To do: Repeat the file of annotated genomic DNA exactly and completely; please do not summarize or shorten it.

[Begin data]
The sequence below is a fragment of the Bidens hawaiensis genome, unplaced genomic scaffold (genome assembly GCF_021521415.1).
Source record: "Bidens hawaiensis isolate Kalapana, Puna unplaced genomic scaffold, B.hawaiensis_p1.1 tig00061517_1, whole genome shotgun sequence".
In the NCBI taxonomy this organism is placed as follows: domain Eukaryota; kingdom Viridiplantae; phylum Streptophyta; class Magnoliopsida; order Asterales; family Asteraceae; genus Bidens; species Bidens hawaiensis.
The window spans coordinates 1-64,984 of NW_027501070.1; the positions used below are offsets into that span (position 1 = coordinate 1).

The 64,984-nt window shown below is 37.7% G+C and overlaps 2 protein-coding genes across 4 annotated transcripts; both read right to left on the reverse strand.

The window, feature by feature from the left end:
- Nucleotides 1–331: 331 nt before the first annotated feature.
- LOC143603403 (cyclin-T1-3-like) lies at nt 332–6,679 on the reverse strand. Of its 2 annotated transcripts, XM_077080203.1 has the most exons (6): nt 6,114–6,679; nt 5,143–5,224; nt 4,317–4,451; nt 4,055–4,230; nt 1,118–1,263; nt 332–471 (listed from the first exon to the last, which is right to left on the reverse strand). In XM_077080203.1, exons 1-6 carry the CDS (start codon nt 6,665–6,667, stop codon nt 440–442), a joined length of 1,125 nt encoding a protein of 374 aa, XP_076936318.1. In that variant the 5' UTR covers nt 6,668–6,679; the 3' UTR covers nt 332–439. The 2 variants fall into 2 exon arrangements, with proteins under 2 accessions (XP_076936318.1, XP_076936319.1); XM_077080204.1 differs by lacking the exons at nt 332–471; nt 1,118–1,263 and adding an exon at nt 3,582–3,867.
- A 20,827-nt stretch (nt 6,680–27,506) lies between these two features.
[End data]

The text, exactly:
The sequence below is a fragment of the Bidens hawaiensis genome, unplaced genomic scaffold (genome assembly GCF_021521415.1).
Source record: "Bidens hawaiensis isolate Kalapana, Puna unplaced genomic scaffold, B.hawaiensis_p1.1 tig00061517_1, whole genome shotgun sequence".
In the NCBI taxonomy this organism is placed as follows: domain Eukaryota; kingdom Viridiplantae; phylum Streptophyta; class Magnoliopsida; order Asterales; family Asteraceae; genus Bidens; species Bidens hawaiensis.
The window spans coordinates 1-64,984 of NW_027501070.1; the positions used below are offsets into that span (position 1 = coordinate 1).

The 64,984-nt window shown below is 37.7% G+C and overlaps 2 protein-coding genes across 4 annotated transcripts; both read right to left on the reverse strand.

The window, feature by feature from the left end:
- Nucleotides 1–331: 331 nt before the first annotated feature.
- LOC143603403 (cyclin-T1-3-like) lies at nt 332–6,679 on the reverse strand. Of its 2 annotated transcripts, XM_077080203.1 has the most exons (6): nt 6,114–6,679; nt 5,143–5,224; nt 4,317–4,451; nt 4,055–4,230; nt 1,118–1,263; nt 332–471 (listed from the first exon to the last, which is right to left on the reverse strand). In XM_077080203.1, exons 1-6 carry the CDS (start codon nt 6,665–6,667, stop codon nt 440–442), a joined length of 1,125 nt encoding a protein of 374 aa, XP_076936318.1. In that variant the 5' UTR covers nt 6,668–6,679; the 3' UTR covers nt 332–439. The 2 variants fall into 2 exon arrangements, with proteins under 2 accessions (XP_076936318.1, XP_076936319.1); XM_077080204.1 differs by lacking the exons at nt 332–471; nt 1,118–1,263 and adding an exon at nt 3,582–3,867.
- A 20,827-nt stretch (nt 6,680–27,506) lies between these two features.